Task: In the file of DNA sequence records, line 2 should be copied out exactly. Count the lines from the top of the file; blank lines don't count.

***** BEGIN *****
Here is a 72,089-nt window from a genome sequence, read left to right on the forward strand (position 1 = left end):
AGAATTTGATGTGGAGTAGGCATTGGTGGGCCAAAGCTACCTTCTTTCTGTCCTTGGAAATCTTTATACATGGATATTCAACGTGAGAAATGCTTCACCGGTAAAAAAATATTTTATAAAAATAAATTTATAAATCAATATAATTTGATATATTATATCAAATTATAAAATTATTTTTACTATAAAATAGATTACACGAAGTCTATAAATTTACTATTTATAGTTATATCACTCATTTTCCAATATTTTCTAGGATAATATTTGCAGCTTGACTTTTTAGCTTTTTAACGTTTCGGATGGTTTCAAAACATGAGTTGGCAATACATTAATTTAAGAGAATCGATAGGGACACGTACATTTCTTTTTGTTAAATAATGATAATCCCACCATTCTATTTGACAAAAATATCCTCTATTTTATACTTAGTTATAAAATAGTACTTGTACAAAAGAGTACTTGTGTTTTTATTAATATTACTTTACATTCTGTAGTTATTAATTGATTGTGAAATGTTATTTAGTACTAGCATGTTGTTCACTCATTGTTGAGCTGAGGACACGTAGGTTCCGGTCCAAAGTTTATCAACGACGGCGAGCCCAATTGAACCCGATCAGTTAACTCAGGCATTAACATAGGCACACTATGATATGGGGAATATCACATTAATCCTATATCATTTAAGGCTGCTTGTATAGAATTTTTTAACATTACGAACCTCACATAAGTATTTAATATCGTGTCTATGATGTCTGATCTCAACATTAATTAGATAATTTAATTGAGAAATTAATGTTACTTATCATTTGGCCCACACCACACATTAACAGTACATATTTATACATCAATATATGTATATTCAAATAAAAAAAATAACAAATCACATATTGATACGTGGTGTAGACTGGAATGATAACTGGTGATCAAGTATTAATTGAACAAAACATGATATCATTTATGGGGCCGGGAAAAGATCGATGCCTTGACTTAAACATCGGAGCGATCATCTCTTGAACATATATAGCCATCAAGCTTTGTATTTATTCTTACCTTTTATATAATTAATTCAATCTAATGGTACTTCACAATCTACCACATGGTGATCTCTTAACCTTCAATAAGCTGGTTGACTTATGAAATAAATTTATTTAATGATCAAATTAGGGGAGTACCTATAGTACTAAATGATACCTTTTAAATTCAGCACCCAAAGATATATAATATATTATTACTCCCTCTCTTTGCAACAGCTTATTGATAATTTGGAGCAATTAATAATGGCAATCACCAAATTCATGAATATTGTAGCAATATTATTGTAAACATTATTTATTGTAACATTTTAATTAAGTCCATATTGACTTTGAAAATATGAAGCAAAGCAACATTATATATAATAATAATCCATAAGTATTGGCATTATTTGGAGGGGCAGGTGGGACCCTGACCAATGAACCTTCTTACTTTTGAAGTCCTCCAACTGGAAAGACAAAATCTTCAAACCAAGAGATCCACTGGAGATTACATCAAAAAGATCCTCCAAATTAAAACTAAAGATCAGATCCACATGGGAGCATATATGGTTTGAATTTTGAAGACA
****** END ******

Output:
AGAATTTGATGTGGAGTAGGCATTGGTGGGCCAAAGCTACCTTCTTTCTGTCCTTGGAAATCTTTATACATGGATATTCAACGTGAGAAATGCTTCACCGGTAAAAAAATATTTTATAAAAATAAATTTATAAATCAATATAATTTGATATATTATATCAAATTATAAAATTATTTTTACTATAAAATAGATTACACGAAGTCTATAAATTTACTATTTATAGTTATATCACTCATTTTCCAATATTTTCTAGGATAATATTTGCAGCTTGACTTTTTAGCTTTTTAACGTTTCGGATGGTTTCAAAACATGAGTTGGCAATACATTAATTTAAGAGAATCGATAGGGACACGTACATTTCTTTTTGTTAAATAATGATAATCCCACCATTCTATTTGACAAAAATATCCTCTATTTTATACTTAGTTATAAAATAGTACTTGTACAAAAGAGTACTTGTGTTTTTATTAATATTACTTTACATTCTGTAGTTATTAATTGATTGTGAAATGTTATTTAGTACTAGCATGTTGTTCACTCATTGTTGAGCTGAGGACACGTAGGTTCCGGTCCAAAGTTTATCAACGACGGCGAGCCCAATTGAACCCGATCAGTTAACTCAGGCATTAACATAGGCACACTATGATATGGGGAATATCACATTAATCCTATATCATTTAAGGCTGCTTGTATAGAATTTTTTAACATTACGAACCTCACATAAGTATTTAATATCGTGTCTATGATGTCTGATCTCAACATTAATTAGATAATTTAATTGAGAAATTAATGTTACTTATCATTTGGCCCACACCACACATTAACAGTACATATTTATACATCAATATATGTATATTCAAATAAAAAAAATAACAAATCACATATTGATACGTGGTGTAGACTGGAATGATAACTGGTGATCAAGTATTAATTGAACAAAACATGATATCATTTATGGGGCCGGGAAAAGATCGATGCCTTGACTTAAACATCGGAGCGATCATCTCTTGAACATATATAGCCATCAAGCTTTGTATTTATTCTTACCTTTTATATAATTAATTCAATCTAATGGTACTTCACAATCTACCACATGGTGATCTCTTAACCTTCAATAAGCTGGTTGACTTATGAAATAAATTTATTTAATGATCAAATTAGGGGAGTACCTATAGTACTAAATGATACCTTTTAAATTCAGCACCCAAAGATATATAATATATTATTACTCCCTCTCTTTGCAACAGCTTATTGATAATTTGGAGCAATTAATAATGGCAATCACCAAATTCATGAATATTGTAGCAATATTATTGTAAACATTATTTATTGTAACATTTTAATTAAGTCCATATTGACTTTGAAAATATGAAGCAAAGCAACATTATATATAATAATAATCCATAAGTATTGGCATTATTTGGAGGGGCAGGTGGGACCCTGACCAATGAACCTTCTTACTTTTGAAGTCCTCCAACTGGAAAGACAAAATCTTCAAACCAAGAGATCCACTGGAGATTACATCAAAAAGATCCTCCAAATTAAAACTAAAGATCAGATCCACATGGGAGCATATATGGTTTGAATTTTGAAGACA